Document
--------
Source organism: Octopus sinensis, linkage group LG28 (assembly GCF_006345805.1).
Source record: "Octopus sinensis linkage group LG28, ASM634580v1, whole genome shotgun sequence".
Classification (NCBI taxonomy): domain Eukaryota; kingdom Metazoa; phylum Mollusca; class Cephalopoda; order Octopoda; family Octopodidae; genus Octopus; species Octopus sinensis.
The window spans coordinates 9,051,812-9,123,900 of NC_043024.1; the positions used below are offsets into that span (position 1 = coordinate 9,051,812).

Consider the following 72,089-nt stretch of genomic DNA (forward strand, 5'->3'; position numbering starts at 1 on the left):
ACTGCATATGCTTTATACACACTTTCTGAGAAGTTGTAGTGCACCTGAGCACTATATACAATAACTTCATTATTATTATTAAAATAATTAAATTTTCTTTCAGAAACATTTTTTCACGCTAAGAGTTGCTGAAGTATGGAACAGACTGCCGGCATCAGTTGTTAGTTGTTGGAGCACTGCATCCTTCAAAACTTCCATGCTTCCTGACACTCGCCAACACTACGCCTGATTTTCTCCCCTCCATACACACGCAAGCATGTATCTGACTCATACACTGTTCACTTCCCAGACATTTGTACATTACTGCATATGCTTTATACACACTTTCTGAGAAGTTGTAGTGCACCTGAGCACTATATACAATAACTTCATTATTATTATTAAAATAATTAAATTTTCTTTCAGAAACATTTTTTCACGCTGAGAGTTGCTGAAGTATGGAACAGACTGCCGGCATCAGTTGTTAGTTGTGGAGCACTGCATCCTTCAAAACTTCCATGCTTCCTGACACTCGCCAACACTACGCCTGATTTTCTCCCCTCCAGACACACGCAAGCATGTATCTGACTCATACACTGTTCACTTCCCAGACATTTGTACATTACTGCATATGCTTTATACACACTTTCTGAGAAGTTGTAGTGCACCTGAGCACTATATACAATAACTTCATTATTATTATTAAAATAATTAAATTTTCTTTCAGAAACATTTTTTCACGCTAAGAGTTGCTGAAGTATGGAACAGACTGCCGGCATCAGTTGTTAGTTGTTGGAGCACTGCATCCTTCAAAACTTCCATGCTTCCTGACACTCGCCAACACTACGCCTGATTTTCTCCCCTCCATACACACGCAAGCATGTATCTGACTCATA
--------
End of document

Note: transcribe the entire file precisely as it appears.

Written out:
Source organism: Octopus sinensis, linkage group LG28 (assembly GCF_006345805.1).
Source record: "Octopus sinensis linkage group LG28, ASM634580v1, whole genome shotgun sequence".
Classification (NCBI taxonomy): domain Eukaryota; kingdom Metazoa; phylum Mollusca; class Cephalopoda; order Octopoda; family Octopodidae; genus Octopus; species Octopus sinensis.
The window spans coordinates 9,051,812-9,123,900 of NC_043024.1; the positions used below are offsets into that span (position 1 = coordinate 9,051,812).

Consider the following 72,089-nt stretch of genomic DNA (forward strand, 5'->3'; position numbering starts at 1 on the left):
ACTGCATATGCTTTATACACACTTTCTGAGAAGTTGTAGTGCACCTGAGCACTATATACAATAACTTCATTATTATTATTAAAATAATTAAATTTTCTTTCAGAAACATTTTTTCACGCTAAGAGTTGCTGAAGTATGGAACAGACTGCCGGCATCAGTTGTTAGTTGTTGGAGCACTGCATCCTTCAAAACTTCCATGCTTCCTGACACTCGCCAACACTACGCCTGATTTTCTCCCCTCCATACACACGCAAGCATGTATCTGACTCATACACTGTTCACTTCCCAGACATTTGTACATTACTGCATATGCTTTATACACACTTTCTGAGAAGTTGTAGTGCACCTGAGCACTATATACAATAACTTCATTATTATTATTAAAATAATTAAATTTTCTTTCAGAAACATTTTTTCACGCTGAGAGTTGCTGAAGTATGGAACAGACTGCCGGCATCAGTTGTTAGTTGTGGAGCACTGCATCCTTCAAAACTTCCATGCTTCCTGACACTCGCCAACACTACGCCTGATTTTCTCCCCTCCAGACACACGCAAGCATGTATCTGACTCATACACTGTTCACTTCCCAGACATTTGTACATTACTGCATATGCTTTATACACACTTTCTGAGAAGTTGTAGTGCACCTGAGCACTATATACAATAACTTCATTATTATTATTAAAATAATTAAATTTTCTTTCAGAAACATTTTTTCACGCTAAGAGTTGCTGAAGTATGGAACAGACTGCCGGCATCAGTTGTTAGTTGTTGGAGCACTGCATCCTTCAAAACTTCCATGCTTCCTGACACTCGCCAACACTACGCCTGATTTTCTCCCCTCCATACACACGCAAGCATGTATCTGACTCATA